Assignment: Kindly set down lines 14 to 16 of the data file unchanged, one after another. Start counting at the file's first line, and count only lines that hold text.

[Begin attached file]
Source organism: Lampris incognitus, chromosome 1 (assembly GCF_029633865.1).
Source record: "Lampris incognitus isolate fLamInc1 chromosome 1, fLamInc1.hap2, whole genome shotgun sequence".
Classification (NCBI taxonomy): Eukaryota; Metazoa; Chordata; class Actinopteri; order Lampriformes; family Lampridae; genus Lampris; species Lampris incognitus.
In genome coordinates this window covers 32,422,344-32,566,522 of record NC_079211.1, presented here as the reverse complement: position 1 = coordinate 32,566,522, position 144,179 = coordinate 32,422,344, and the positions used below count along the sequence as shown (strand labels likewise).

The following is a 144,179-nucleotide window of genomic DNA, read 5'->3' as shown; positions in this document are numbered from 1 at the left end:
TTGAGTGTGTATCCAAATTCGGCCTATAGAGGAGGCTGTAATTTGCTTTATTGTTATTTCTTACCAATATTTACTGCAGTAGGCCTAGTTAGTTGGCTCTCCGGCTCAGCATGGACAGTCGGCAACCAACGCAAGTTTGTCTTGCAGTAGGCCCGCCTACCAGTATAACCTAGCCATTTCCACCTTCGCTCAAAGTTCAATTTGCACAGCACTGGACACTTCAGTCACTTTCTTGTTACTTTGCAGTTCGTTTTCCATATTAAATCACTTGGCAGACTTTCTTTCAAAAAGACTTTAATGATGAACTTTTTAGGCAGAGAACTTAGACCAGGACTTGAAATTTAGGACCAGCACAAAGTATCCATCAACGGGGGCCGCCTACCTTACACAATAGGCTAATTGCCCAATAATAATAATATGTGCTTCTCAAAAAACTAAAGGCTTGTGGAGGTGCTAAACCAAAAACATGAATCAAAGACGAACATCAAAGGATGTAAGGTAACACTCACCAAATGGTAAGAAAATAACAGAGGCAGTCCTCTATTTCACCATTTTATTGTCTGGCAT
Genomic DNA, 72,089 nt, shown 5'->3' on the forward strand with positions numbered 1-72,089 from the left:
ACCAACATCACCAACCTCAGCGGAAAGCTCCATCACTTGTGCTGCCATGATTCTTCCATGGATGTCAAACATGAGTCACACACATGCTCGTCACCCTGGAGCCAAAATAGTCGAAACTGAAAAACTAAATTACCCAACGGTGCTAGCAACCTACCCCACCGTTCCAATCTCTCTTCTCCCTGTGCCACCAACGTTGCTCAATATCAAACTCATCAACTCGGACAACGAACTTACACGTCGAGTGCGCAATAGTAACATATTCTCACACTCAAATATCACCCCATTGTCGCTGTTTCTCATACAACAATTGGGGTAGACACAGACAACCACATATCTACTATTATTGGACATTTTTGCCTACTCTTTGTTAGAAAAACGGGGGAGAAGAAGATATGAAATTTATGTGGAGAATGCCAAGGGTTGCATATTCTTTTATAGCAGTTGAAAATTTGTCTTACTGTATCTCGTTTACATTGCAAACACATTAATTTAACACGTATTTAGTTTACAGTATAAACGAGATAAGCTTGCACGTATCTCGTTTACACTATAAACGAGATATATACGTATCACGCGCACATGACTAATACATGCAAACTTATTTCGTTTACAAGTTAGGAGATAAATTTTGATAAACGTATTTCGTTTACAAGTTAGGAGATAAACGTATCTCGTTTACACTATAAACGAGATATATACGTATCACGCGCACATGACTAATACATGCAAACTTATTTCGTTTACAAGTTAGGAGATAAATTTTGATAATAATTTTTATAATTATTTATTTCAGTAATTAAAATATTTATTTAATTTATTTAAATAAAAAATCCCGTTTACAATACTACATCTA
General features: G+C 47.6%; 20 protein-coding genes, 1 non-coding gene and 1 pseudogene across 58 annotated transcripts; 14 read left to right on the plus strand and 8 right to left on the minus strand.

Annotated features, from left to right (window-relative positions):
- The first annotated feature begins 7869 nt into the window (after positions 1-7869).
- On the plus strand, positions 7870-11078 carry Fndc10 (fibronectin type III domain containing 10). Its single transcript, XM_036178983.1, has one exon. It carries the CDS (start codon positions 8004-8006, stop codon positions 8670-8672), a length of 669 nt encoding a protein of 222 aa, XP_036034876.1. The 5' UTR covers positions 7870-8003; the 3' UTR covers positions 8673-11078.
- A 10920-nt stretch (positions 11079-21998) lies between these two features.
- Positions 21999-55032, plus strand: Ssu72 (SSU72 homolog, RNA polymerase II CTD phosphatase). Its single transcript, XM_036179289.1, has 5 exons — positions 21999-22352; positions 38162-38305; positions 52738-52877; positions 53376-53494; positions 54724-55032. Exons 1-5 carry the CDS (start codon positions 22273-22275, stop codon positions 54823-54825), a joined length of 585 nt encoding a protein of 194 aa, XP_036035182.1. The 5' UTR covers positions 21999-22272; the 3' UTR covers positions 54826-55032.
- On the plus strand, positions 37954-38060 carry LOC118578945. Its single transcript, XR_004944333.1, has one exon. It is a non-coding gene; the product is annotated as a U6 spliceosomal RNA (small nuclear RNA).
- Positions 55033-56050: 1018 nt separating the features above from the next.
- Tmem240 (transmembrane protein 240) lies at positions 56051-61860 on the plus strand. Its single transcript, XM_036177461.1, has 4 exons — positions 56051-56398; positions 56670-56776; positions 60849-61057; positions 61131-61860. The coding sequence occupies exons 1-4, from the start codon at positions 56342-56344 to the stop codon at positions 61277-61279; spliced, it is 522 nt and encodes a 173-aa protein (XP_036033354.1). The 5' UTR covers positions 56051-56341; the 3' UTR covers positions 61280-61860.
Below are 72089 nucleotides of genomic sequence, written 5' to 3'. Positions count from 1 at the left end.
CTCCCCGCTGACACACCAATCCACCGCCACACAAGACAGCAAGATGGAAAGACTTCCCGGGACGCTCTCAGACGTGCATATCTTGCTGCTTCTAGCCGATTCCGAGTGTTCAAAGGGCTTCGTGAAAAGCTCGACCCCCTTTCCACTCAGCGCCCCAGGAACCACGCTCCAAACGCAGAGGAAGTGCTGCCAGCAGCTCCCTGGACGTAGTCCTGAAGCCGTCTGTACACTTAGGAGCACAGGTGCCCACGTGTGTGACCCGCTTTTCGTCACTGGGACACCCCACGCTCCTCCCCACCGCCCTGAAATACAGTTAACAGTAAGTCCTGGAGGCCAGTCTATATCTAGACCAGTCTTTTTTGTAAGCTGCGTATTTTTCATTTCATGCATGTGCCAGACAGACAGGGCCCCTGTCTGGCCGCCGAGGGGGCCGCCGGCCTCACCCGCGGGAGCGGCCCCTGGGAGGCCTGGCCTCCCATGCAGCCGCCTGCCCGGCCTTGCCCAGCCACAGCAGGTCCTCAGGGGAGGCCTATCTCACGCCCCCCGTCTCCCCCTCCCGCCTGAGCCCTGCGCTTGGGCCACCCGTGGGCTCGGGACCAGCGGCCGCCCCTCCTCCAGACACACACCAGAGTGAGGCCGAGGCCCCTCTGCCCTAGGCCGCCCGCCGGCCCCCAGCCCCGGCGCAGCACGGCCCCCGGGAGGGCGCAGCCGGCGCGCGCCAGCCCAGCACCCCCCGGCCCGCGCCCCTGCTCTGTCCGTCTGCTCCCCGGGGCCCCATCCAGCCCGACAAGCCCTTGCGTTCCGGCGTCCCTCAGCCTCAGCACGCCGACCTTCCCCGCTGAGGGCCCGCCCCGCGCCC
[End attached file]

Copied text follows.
- Positions 21999-55032, plus strand: Ssu72 (SSU72 homolog, RNA polymerase II CTD phosphatase). Its single transcript, XM_036179289.1, has 5 exons — positions 21999-22352; positions 38162-38305; positions 52738-52877; positions 53376-53494; positions 54724-55032. Exons 1-5 carry the CDS (start codon positions 22273-22275, stop codon positions 54823-54825), a joined length of 585 nt encoding a protein of 194 aa, XP_036035182.1. The 5' UTR covers positions 21999-22272; the 3' UTR covers positions 54826-55032.
- On the plus strand, positions 37954-38060 carry LOC118578945. Its single transcript, XR_004944333.1, has one exon. It is a non-coding gene; the product is annotated as a U6 spliceosomal RNA (small nuclear RNA).
- Positions 55033-56050: 1018 nt separating the features above from the next.